Slow-cooked pork pasta
This dish proves that the most delectable, memorable meals are not always beautiful to look at. A boring looking dish, yes, but my absolute standout favorite meal from our recent trip to Italy. The most memorable flavor of our holiday.
During our recent trip to Italy we visited San Gimignano in Tuscany. I ate two of my three favorite meals of the trip there. The meal that I am referring to was Pici pasta with wild boar. It was the most melt in the mouth, gloriously, intriguing, more-ish, surprising pasta dish to have ever to passed my lips.
I ordered it one night and then sought it out on another menu the night after as well. The taste intrigued me as it was astonishingly packed with flavor for a dish that looked very boring and like it barely contained any ingredients. I spent a good 5 minutes pushing that pasta around around my plate gently trying to uncover what the ingredients were that were producing the mouthwatering flavor. I had to tell my mind to wait 5 minutes until the meal hit my stomach as when I finished the bowl it was my immediate desire to order another bowl of this glorious pasta.
I have to tell you that I am a Parmesan cheese freak. I adore it and I use it with abandon. I add LOTS to pasta. To maintain nice table manners I always allow everyone at the table to add theirs first and then I add mine, lots of it! This pasta was so amazing that I got half way through the bowl prior to asking for Parmesan – not because it was needed for the flavor but because I was curious to try it with Parmesan. I had discovered my first pasta that did not require Parmesan.
The pasta I ate in Italy was a pasta is called Pici pasta, a very thick spaghetti style pasta. The one I have re-created here is obviously not a Pici pasta, I used fettuccine as that is what I had in my pantry. Use the pasta that you have available. It is the sauce that is the kicker in this recipe. The pasta used is a lovely bonus.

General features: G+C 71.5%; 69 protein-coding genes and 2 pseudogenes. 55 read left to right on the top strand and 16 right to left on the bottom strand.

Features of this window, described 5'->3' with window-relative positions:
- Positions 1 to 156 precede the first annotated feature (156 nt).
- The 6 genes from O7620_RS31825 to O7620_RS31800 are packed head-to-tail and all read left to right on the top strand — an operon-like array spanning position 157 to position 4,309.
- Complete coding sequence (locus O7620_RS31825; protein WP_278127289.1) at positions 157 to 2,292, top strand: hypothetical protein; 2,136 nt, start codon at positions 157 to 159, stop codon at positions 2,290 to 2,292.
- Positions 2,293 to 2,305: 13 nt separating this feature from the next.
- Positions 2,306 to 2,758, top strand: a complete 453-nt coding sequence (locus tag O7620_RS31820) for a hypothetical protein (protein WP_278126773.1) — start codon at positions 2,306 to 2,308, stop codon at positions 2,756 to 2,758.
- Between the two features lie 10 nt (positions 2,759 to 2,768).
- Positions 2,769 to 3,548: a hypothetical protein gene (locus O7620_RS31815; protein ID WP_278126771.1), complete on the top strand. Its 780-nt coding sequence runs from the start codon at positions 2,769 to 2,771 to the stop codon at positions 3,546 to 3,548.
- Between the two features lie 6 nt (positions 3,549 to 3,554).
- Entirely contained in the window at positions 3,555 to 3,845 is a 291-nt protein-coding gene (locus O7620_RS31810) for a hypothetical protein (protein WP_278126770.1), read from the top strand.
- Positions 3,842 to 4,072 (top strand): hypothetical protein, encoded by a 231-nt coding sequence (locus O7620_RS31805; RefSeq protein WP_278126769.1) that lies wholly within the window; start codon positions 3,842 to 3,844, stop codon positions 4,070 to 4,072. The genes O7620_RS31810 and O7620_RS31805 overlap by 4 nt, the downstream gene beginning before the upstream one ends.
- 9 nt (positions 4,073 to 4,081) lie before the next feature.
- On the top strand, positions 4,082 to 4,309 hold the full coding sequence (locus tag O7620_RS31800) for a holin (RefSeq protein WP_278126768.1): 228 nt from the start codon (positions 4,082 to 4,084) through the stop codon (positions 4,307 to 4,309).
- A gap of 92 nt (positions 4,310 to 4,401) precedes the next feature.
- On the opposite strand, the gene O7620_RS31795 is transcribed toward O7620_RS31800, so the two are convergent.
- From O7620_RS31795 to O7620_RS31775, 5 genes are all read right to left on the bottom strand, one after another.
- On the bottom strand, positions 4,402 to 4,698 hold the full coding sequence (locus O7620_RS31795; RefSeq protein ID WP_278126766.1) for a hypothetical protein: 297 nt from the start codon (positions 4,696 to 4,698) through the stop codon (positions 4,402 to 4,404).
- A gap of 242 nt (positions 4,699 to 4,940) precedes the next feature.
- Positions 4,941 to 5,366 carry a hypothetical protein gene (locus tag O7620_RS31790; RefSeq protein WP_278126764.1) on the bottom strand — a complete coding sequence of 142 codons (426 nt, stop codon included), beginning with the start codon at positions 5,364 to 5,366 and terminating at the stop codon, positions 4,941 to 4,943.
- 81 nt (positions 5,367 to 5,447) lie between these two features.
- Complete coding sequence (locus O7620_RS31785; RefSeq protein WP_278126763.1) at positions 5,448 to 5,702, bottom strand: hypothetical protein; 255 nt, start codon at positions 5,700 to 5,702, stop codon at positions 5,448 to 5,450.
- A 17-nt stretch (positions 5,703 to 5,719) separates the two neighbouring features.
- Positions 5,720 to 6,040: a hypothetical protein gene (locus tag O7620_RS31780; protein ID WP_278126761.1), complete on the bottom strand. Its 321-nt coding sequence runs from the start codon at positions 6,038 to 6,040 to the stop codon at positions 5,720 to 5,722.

- 1 tablespoon olive oil
- 2 cloves garlic - finely chopped
- ½ stalk celery - finely chopped
- 2-3 pieces of good quality prosciutto - finely chopped
- 100 ml white wine (not sweet)
- 200 gm minced pork fillet
- 50 ml water
- Generous pinch salt
- Dry pasta
- Heat the oven to 120 degrees
- Add the oil to the pan on a hot plate and then the garlic, celery and prosciutto and cook over low/medium heat until the garlic and celery soften and start to turn translucent
- Add the wine and then the pork and stir until the pork changes color
- Add the water and salt
- Cover with a lid and put into the oven at 120 degrees for 1 hour 20 minutes
- Monitor to ensure that the liquid does not evaporate and allow the meat to dry out
- Set a pot of water to boil and add salt
- Cook the pasta and remove the meat from the oven
- Drain the pasta when just al-dente and then add it to the pan with the meat and stir to combine.
- Serve with freshly ground pepper and Parmesan if desired.
Do you have a favorite meal that is not beautiful to look at but the taste makes up for it?
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